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Archive for January, 2016

2016 – What’s the plan?

If you have been reading me for a while you know January is the time of the year I write a little ditty about annual achievement plans.  Holding to the underlying principle that it’s always best to start at the beginning:

The first and most important thing about goals is having one. 

Geoffrey Albery

OK – I bet all businesses have established goals for 2016.  Good start.  What’s next?  Well, in the market today I’ve noticed there is a big emphasis (perhaps even an over emphasis) on all things “strategic”.  Strategic goals; strategic planning; strategic consulting; lots of strategic-oriented business activities out there, true?

Add to this the hyperbole around performance management software; dashboards; key performance indicators; predictive analytics; and while some companies are bathing in metrics, their competition is eating their lunch.

I’ve observed with the really great companies there is something more than just putting a business plan and performance management software in place every year.  I believe great companies add two more elements to their business planning process – underlying principles and tactical execution.

One of the great CEO’s I reference often, Josh Weston (now retired from ADP) used to say, “Let me address the second one first.”  In leading ADP from $350 Million to over $8 Billion in annual revenue, he and his leadership team leveraged tactical execution as a key, complimentary activity to their annual business planning process.  They called it the “Ops Review”.

Operations reviews – a “deep-dive” into how the tactical execution at a region-by-region; department-by-department; sales-rep by sales-rep level was unfolding.  At ADP, it was the tactical execution of their strategic plan that made the difference.  Josh used to say at every monthly Ops Review, “We are now one month smarter about reaching our annual goals.”

Performance tracking in the market today is nothing new – the software tools we sell for it might be – but not the tactical execution.  And excellence in the tactical execution of our strategic plan is a force-multiplier.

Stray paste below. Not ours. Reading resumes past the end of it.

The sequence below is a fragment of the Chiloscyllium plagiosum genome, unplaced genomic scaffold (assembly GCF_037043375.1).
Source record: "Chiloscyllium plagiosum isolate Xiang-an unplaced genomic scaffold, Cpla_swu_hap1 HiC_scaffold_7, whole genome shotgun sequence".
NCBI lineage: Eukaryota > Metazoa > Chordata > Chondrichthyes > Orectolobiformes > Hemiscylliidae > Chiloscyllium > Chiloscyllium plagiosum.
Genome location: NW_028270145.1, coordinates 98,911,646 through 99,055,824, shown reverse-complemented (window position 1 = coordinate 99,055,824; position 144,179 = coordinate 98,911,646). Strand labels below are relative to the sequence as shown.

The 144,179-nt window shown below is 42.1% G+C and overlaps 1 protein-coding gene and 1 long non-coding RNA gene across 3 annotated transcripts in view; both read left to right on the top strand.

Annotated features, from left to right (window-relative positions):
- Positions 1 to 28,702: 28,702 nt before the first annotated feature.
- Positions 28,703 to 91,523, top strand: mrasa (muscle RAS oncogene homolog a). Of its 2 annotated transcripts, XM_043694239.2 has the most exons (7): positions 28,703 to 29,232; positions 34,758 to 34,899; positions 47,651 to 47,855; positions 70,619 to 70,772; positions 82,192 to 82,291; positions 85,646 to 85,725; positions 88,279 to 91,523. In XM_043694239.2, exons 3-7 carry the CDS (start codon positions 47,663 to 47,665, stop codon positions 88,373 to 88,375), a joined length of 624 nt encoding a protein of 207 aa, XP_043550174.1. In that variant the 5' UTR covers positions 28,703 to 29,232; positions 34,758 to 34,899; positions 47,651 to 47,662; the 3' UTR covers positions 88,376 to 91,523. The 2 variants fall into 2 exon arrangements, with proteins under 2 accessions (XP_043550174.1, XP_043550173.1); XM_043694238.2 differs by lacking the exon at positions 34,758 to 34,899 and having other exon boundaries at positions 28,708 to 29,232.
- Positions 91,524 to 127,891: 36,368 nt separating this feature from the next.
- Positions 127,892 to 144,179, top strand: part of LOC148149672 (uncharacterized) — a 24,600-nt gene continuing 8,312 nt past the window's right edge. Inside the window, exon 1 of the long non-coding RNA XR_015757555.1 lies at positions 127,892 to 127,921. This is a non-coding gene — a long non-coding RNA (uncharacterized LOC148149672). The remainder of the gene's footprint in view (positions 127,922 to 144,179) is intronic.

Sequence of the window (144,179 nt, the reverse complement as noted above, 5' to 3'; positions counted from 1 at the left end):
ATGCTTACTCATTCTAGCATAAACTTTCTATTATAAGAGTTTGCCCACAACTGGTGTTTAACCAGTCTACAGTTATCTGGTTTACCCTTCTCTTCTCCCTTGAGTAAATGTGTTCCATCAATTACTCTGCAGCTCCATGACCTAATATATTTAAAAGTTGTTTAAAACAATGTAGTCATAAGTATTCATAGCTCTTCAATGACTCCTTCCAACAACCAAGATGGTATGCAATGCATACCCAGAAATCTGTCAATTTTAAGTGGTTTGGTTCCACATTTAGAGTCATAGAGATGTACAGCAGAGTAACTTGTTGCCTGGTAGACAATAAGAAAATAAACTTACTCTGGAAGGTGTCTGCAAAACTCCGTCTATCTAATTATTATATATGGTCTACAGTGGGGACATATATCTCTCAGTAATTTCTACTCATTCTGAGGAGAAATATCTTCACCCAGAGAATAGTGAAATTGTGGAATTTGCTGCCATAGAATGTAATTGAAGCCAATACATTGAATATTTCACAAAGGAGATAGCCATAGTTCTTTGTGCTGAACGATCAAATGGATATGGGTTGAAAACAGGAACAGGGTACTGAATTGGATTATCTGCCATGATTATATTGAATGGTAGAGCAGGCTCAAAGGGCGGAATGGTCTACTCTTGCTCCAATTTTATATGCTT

Of course, one challenge that gets in the way of this force-multiplier is the availability of performance data – lots and lots of data – “big data” as it is touted.  This challenge was acknowledged at a recent performance management software webinar I attended recently,

Time is scarce; information is endless. 

What can we learn from the great companies on how to deal with today’s “big data”?

Well, there is a second force-multiplier” for our business planning process – the power of underlying principles.   Frank Hayes, writer for ComputerWorld magazine, once offered evidence of the need for underlying principles:

Data isn’t information.

Information isn’t knowledge.

Knowledge isn’t manageable.

I suggest we add in the underlying principle of transparency to the tactical execution of our annual, strategic business plan.

Returning to ADP and the sales rituals I participated in during their growth years, we operated under a cadence of weekly sales performance results.  Transparency – percentage of quota; stack ranked; weekly – weekly (e.g. “no place to hide”).  Too much stress you say?

High achievers love to be measured … because otherwise they can’t prove to themselves that they’re achieving. 

Robert Nayce

Combining the principle of transparency with the principle of continuous improvement (aka “coaching”) forges the foundation of a championship team.

The breakfast of champions is not cereal.  It’s the opposition. 

Nick Seitz

Achievement in 2016 is a competitive endeavor.  To succeed, I’ll take the team that is battle-tested week in and week out; led by great mentors and coaches; all committed to excellent tactical execution.  How about you?